Elision is the omission of one or more sounds
(such as a vowel,
or a whole syllable)
in a word or phrase, producing a result that is easier
for the speaker to pronounce. Sometimes, sounds may be
elided for euphonic
Elision is normally unintentional, but it may be deliberate.
The result may be impressionistically described as "slurred"
An example of deliberate elision occurs in Latin poetry
as a stylistic
device. Under certain circumstances, such as one word
ending in a vowel and the following word beginning in
a vowel, the words may be elided together. Elision was
a common device in the works of Catullus.
For example, the opening line of Catullus 3 is: Lugete,
O Veneres Cupidinesque, but would be read as Lugeto
The elided form of a word or phrase may become a standard
alternative for the full form, if used often enough. In
this is called a contraction,
such as can't from cannot. Contraction differs
from elision in that contractions are set forms that have
but elisions are not.
for elision is syncope,
though the latter term is most often associated with the
elision of vowels between consonants (e.g., Latin tabula
→ Spanish tabla). Another form of elision
which means elision at the beginning of a word (generally
of an unstressed vowel).
take the form of elision. See disfix.
The opposite of elision is epenthesis,
whereby sounds are inserted into a word to ease pronunciation.
A special form of elision called ecthlipsis is used in
Latin poetry when a word ending in the letter "m" is followed
by a word beginning with a vowel, e.g., "...et mutam nequiquam
adloquerer cinerem." = "...et mutam nequiquadloquerer
cinerem." - Catullus 101.
The omission of a word from a phrase or sentence is not
elision but ellipsis
or, more accurately, elliptical
Even though the effort that it takes to pronounce a word
does not hold any influence in writing, a word or phrase
may be spelled the same as it is spoken, for example,
or in the script for a theatre
play, in order to show the actual speech of a character.
It may also be used in an attempt to transcribe non-standard
speech. Also, some kinds of elision (as well as other
phonological devices) are commonly used in poetry in order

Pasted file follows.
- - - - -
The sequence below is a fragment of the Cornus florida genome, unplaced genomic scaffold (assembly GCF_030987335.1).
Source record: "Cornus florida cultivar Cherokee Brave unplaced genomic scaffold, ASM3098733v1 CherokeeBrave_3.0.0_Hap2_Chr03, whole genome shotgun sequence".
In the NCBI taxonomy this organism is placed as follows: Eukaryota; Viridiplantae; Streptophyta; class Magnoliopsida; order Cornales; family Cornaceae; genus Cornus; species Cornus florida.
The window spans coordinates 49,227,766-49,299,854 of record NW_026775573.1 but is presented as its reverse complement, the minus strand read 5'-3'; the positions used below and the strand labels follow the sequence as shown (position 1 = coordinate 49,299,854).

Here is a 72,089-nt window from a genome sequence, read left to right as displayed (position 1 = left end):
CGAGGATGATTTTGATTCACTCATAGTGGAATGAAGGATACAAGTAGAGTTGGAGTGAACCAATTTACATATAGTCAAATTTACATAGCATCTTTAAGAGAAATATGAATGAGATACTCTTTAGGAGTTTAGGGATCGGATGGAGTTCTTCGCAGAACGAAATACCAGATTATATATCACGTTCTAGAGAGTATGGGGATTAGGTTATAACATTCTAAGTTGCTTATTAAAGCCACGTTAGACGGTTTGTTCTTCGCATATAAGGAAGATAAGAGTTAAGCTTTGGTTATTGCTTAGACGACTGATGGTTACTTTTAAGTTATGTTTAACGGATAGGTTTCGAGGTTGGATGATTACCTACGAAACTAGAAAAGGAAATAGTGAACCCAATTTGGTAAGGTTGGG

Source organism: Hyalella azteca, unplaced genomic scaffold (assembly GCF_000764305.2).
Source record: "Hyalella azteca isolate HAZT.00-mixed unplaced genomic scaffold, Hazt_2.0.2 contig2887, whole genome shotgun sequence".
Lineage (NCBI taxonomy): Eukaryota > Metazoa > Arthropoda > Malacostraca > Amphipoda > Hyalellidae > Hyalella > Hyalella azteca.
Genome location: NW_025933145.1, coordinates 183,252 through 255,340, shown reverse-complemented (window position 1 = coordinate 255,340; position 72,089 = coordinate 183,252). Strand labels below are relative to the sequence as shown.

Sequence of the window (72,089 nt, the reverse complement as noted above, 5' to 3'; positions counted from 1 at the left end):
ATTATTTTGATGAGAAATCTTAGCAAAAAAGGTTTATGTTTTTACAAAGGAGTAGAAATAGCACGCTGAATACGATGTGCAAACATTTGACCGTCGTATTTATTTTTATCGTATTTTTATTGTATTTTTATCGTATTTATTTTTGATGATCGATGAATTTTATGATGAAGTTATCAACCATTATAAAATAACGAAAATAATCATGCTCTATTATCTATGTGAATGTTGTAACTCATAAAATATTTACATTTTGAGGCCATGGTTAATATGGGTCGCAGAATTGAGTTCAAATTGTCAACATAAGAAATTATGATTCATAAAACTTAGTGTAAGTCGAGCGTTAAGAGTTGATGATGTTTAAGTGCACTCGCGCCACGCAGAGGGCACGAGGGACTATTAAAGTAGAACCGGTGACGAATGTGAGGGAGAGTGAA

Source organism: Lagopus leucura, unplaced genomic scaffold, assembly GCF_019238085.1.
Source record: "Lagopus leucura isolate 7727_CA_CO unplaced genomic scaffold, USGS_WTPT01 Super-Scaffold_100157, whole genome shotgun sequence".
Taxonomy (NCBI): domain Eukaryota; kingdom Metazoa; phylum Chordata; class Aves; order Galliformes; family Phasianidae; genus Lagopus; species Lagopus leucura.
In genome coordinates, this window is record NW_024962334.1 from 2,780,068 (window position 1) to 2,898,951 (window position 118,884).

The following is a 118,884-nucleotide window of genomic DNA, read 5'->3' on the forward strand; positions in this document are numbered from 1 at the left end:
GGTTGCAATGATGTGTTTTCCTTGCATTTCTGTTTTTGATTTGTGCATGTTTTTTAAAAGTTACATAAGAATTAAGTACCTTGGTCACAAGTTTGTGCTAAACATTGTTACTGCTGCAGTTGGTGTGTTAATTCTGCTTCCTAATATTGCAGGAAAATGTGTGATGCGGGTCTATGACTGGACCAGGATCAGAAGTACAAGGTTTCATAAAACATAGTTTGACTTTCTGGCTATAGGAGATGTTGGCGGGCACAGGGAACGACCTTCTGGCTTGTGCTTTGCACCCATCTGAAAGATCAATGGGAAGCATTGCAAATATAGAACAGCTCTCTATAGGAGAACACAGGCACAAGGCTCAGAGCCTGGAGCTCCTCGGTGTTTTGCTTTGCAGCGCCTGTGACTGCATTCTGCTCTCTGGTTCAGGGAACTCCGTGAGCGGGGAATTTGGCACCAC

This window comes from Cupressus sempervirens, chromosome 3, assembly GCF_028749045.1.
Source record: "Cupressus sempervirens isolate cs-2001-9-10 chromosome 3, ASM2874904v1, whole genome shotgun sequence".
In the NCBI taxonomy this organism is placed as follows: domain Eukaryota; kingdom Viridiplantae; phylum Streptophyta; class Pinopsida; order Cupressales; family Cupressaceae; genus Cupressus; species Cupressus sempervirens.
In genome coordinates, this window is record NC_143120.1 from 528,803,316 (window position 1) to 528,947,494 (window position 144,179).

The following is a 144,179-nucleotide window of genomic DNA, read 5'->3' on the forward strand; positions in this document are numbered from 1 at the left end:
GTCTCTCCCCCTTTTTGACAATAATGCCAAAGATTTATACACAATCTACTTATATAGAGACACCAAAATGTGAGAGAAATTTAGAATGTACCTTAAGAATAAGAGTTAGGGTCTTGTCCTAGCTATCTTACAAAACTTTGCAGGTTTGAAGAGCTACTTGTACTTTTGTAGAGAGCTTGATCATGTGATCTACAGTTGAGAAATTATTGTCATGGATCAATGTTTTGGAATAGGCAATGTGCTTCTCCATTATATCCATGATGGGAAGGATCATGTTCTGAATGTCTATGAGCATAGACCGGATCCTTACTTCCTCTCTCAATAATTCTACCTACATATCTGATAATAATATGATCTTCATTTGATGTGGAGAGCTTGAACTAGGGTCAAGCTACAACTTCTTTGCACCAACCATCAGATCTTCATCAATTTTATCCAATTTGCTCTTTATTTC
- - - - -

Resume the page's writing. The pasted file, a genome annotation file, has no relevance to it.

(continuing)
to preserve a particular rhythm.
In some languages employing the Latin
alphabet, such as English, the omitted letters in
a contraction are replaced by an apostrophe.
Greek, which uses its own alphabet, marks elision in the
Examples of elision in English (help:Pronunciation):
(American English), /ləˈbɔrətri/
Elision is extremely common in the pronunciation of the
language. In general, a high vowel (/i/
that appears in a low-pitched syllable between two voiceless
consonants is devoiced, and often deleted outright. However,
unlike French or English, Japanese does not often show
elision in writing. The process is purely phonetic, and
varies considerably depending on the dialect or level
of formality. A few examples (slightly exaggerated; apostrophes
added to indicate elision):
- Matsushita-san wa imasu ka? ("Is Mr. Matsushita
- Pronounced: matsush'tasanwa imas'ka
- IPA: [matsɯɕtasɑ̃wa
- roku, shichi, hachi ("six, seven, eight")
- Pronounced: rok', shich', hach'
- IPA: [ɺokɯ̥
- Shitsurei shimasu ("Excuse me")
- Pronounced: sh'ts'reishimas'
- IPA: [ɕi̥tsɯ̥ɺeː
Gender roles also influence elision in Japanese. It is
considered masculine to elide, especially the final u
of the polite verb forms (-masu, desu),
whereas women are traditionally encouraged to do the opposite.
However, excessive elision is generally viewed as basilectic,
and inadequate elision is seen as overly fussy or old-fashioned.
dialects, such as Satsuma-ben, are known for their
The change of Latin
into the Romance
languages included a significant amount of elision,
(loss of medial vowels). In Spanish,
for example, we have:
- tabla from Latin tabula
- isla from Latin insula (through *isula)
- alma from Latin anima (with dissimilation
of -nm- to -lm-)
- hembra from Latin femina (with lenition
of f- to h-, dissimilation of -mn-
to -mr- and then epenthesis
of -mr- to -mbr-'
has a set of rules for elision. They are categorised into
classes based on the phoneme
where elision occurs.
||the special character akh
The consonant in the partitive
case ending -ta elides when surrounded by two
short vowels, except when the first vowel is paragoge.
Otherwise it stays. For example, katto+ta →
kattoa, ranta+ta → rantaa,
but työ+tä → työtä
(not a short vowel), mies+ta → miestä
(consonant stem), jousi+ta → jousta
(paragogic i on a consonant stem).
- Crowley, Terry. (1997) An Introduction to Historical
Linguistics. 3rd edition. Oxford University Press.